The NDSC has a Conference annually. During this, they cram in as many sessions and speakers as possible, and have a Kids Camp available as a childcare option. I’m going to talk a little about it all in this post, strictly talking from my own experience as a first-time conference attendee.
I thought the Kids Camp was making the best with what they had. It was not optimal since they were working from a conference room, but hey, what else could they do? I don’t have any suggestions, so I won’t complain.
- It’s staffed by volunteers, older youth and parents, and there was a very healthy ratio of volunteer/to number of children.
- I don’t know the screening system whereby the volunteers are okay’d by the NDSC for childcare, but it felt like a good bunch of people
- There is a check out and in system that felt safe to me.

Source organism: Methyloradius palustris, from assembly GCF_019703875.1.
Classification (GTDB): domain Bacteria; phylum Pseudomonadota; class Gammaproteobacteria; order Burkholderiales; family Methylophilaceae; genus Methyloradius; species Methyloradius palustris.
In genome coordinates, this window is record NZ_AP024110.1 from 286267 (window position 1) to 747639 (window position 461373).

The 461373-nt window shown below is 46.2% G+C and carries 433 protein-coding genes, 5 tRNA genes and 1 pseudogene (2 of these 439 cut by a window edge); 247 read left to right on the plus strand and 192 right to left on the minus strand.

- The kids are grouped according to age
Moxie only attended once – that once was the time she said she was okay with me leaving. I am simply not capable of leaving any of my kids with strangers when my kid is uncomfortable with me not being there. Even when the strangers are very kind, very sweet.
I let her stay with me, either jumping around or tethered to Dora the Explorer via kindle/headphones.
Information from the NDSC 14
Given the parameters of my ability: Moxie with me, my jetlag, sensory overload and my own deafness, we soaked as much up at the convention as we could.
We did not attend every session, nor did we attend sessions in every time slot. But we went to what we could and I’d like to share some of the key points that I got out of the sessions – for those of you that attended, I’d love to hear what you got out of your sessions too –
Okay, these workshops were brilliant. For those of you who attended, the Technology workshop is on page 116 of your compodium but there isn’t anything there – so the link to the site with all the information on it is: